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Promoting Your Great Creative Work

Daisy_green_blue_242467_lI've been working on publicizing and promoting my novel over the last month and I fancy I've learned a few things along the way.  I can't tell you for sure how successful the results have been, as my publisher gets sales numbers, not me, but I'm hearing from lots of people that they've bought the book and it seems my sales rank on Amazon is staying fairly consistent.  So I think things are going well.

Because I've been so focused on promoting the book lately, I thought it might be fun to talk about how I approached it, so herewith are my five best tips on how to publicize your creative work:

1.  Build first.  Please, please, please start working on your author's platform as you write.  You hate me for saying this now, but you'll thank me when the time comes to get your work out in the world and you have a built-in way to do it.  What does a platform entail these days?  Things like a blog, a presence on the social media outlet of your choice (Facebook, Twitter, Pinterest, Google+).  Many people I come in contact with assume that they will write (or paint, or create in whatever way) and then work on all this stuff when they are ready to put the work out to the public.  Wrong.  If you do this, you'll be scrambling to catch up.

2.  Utilize contacts.  This is one reason the above advice comes in handy.  Because of my years of blogging, I had a built-in network of blogging buddies eager to support me.  (I love you all so much!  Thank you again!) When I called upon them to see if I could do a guest post or an interview, they leapt at the chance.  I'm finding this offline, as well.  The people who support me the most are those I've built relationships with--not only other writers, but friends at church and other locations as well.

3.  Be brave.  Don't be afraid to ask people for help.  Earlier this week, I was at a bookstore in a nearby town and the friend I was with suggested I ask about a book signing.  My first reaction was to shrink back a bit and start coming up with excuses why I shouldn't, but then I decided to just do it.  The reaction was mixed--the store is winding down from doing author events because they don't make money--but the woman was exceedingly friendly and we had a nice chat.  No harm done.

4.  Fill out forms.  There's a lot of this kind of thing as you sign up on Goodreads, create your Amazon Author page, and so on.  It's tedious, yes it is, but don't back away from it.  Forms are your friend as they will get your name out in more places.

5.  Expand your horizons.  Branch out a little bit.  There's places galore to experiment with.  I love Pinterest, for example.  Not really sure how much traffic it generates for me, but it sure is fun to hang out on.  (Check out my pin board on possible actresses to play Emma Jean.)  I'm also maintaining more of a presence on Google+ these days, seeing how that works.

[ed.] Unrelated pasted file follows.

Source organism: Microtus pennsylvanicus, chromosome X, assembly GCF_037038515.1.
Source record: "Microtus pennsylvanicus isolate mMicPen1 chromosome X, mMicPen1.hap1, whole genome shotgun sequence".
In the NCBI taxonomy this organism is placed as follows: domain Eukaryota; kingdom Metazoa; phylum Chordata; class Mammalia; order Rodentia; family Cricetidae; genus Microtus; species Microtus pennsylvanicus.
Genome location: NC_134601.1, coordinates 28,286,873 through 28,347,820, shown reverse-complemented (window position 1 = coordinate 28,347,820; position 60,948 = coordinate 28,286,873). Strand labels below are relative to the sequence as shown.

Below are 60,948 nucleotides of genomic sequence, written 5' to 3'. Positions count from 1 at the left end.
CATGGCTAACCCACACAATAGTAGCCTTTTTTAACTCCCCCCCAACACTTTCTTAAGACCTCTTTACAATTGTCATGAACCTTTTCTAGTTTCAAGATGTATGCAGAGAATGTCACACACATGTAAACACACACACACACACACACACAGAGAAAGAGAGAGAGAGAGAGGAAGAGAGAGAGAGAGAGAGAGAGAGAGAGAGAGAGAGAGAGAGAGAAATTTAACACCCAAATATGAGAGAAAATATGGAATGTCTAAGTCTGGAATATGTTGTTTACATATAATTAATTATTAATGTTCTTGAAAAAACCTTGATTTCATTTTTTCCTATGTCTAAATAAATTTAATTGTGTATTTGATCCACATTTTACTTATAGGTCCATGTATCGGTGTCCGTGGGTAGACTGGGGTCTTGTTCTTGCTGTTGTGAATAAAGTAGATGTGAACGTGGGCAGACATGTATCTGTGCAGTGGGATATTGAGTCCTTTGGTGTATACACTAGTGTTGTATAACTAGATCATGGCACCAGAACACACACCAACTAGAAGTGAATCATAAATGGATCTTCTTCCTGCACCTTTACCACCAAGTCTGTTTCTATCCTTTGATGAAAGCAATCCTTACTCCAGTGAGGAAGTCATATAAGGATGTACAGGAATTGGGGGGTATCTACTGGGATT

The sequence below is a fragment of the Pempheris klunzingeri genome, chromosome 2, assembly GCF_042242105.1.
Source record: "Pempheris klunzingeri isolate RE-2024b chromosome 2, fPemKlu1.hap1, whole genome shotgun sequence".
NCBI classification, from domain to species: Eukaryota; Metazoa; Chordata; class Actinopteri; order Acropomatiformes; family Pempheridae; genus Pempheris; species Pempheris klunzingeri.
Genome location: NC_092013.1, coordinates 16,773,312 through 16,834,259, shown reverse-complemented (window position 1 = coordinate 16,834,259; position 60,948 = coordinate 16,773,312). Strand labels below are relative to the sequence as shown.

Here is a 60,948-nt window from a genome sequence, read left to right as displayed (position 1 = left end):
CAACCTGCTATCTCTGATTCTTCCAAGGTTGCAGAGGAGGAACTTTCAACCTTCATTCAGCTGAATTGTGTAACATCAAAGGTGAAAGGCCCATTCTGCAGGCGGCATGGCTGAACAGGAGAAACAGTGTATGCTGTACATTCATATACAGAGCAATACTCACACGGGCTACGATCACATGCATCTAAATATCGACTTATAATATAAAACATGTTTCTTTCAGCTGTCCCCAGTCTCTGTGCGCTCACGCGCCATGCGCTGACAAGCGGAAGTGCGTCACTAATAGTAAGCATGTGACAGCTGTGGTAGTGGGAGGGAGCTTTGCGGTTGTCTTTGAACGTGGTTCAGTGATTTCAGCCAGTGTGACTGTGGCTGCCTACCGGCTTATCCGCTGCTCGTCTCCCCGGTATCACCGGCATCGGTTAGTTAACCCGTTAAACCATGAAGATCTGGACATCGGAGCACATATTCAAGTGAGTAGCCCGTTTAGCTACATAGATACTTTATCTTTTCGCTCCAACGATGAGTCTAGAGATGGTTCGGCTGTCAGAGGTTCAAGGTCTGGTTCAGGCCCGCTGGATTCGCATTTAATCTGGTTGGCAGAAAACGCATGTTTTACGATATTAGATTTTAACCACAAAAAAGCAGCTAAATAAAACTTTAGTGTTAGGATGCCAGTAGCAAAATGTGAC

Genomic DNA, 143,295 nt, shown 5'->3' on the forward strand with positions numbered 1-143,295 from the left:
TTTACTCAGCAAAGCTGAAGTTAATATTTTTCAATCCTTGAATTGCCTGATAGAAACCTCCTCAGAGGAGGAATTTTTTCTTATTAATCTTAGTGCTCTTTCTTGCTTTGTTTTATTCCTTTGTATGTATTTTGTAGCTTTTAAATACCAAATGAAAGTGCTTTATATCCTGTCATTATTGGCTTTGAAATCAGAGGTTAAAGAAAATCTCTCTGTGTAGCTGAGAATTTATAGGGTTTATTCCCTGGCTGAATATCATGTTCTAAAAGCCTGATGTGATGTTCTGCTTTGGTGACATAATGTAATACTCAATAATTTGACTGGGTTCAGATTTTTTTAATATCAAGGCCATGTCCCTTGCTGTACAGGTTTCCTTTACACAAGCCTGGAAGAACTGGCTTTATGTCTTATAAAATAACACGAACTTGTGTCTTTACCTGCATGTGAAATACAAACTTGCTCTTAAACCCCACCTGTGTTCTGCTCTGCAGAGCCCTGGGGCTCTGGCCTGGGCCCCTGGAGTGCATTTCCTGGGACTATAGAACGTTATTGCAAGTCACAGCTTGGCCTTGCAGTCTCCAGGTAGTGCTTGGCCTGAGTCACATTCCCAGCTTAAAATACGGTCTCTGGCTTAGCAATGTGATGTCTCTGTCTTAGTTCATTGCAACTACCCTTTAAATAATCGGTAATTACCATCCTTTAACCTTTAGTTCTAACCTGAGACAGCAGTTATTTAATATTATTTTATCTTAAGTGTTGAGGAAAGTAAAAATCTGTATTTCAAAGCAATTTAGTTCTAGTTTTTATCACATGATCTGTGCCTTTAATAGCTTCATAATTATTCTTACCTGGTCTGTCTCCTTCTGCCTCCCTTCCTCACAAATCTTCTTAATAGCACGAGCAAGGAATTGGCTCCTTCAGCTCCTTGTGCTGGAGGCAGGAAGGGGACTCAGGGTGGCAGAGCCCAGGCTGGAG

Those are the tips that occur to me as I look over what I've been doing the last month.  How about you?  How have you found success in promoting your work?

***Perhaps you might need a bit of help in creating that work at the moment.  My Get Your Novel Written Now class starts next week.  For me, there's nothing more fun than writing a novel, unless it's talking about writing a novel. Join us! 

Photo by Henkster.


An Interview You Can Hear

I've got another interview for you today.  It is at my friend Patty Bechtold's blog, Living Deep Studio.   I'm not exactly sure how I stumbled upon Patty--or maybe she stumbled upon me--but I am so glad I did.  Patty brings a deep and gentle respect for self-development and creativity to all her work.

And this interview is a bit different (that's a really cool thing about the publicity I've done for the book--it has sorted itself out to be quite varied in its content).  For one thing, it's in audio version so you can listen to the two of us as we talk.  And for another, we talked more about thematic stuff--creativity and spirituality as it relates to the novel and, well, life.

Give it a listen, won't you?


As The Hoopla Winds Down

I owe you guys a blog post.

I've been guest posting and interviewing all around the internet (thank you, everyone) and, indeed, I have one more interview coming up on Tuesday, one I'm very excited about.  But in the hoopla around my book release I've not spent a lot of time, here, at home base, except for brief posts directing you to other blogs.

I tell myself that a guest post or interview is still me on the page, it's just at another venue.

But still, it feels odd not to be spending as much time here.

And so on this Saturday morning, I will write a bit about where things stand.

My local book release party was Thursday night, the bookend to the virtual release party I hosted a week ago.  We held it on the second floor of one of my favorite local brewpubs and I had a blast.  I think at least 60 people came.  I sold out of all the books I had on hand, and took orders for more. I spilled wine all over everything at the book signing table, including three just-signed books, and several people in attendance got very, very drunk. 

And most of all, I felt like an author.  It's hard not to when you're sitting behind a table signing books.  I think this is a thing that I will grow into more, because I realize  even as I type this that I still have a bit of anxiety around the whole thing.  Stepping out with my novel feels very different than the other writing and writing-related work that I do.  It feels like I'm putting more of me, myself and I out there--which is kinda funny because I strive to do that all the time on this blog.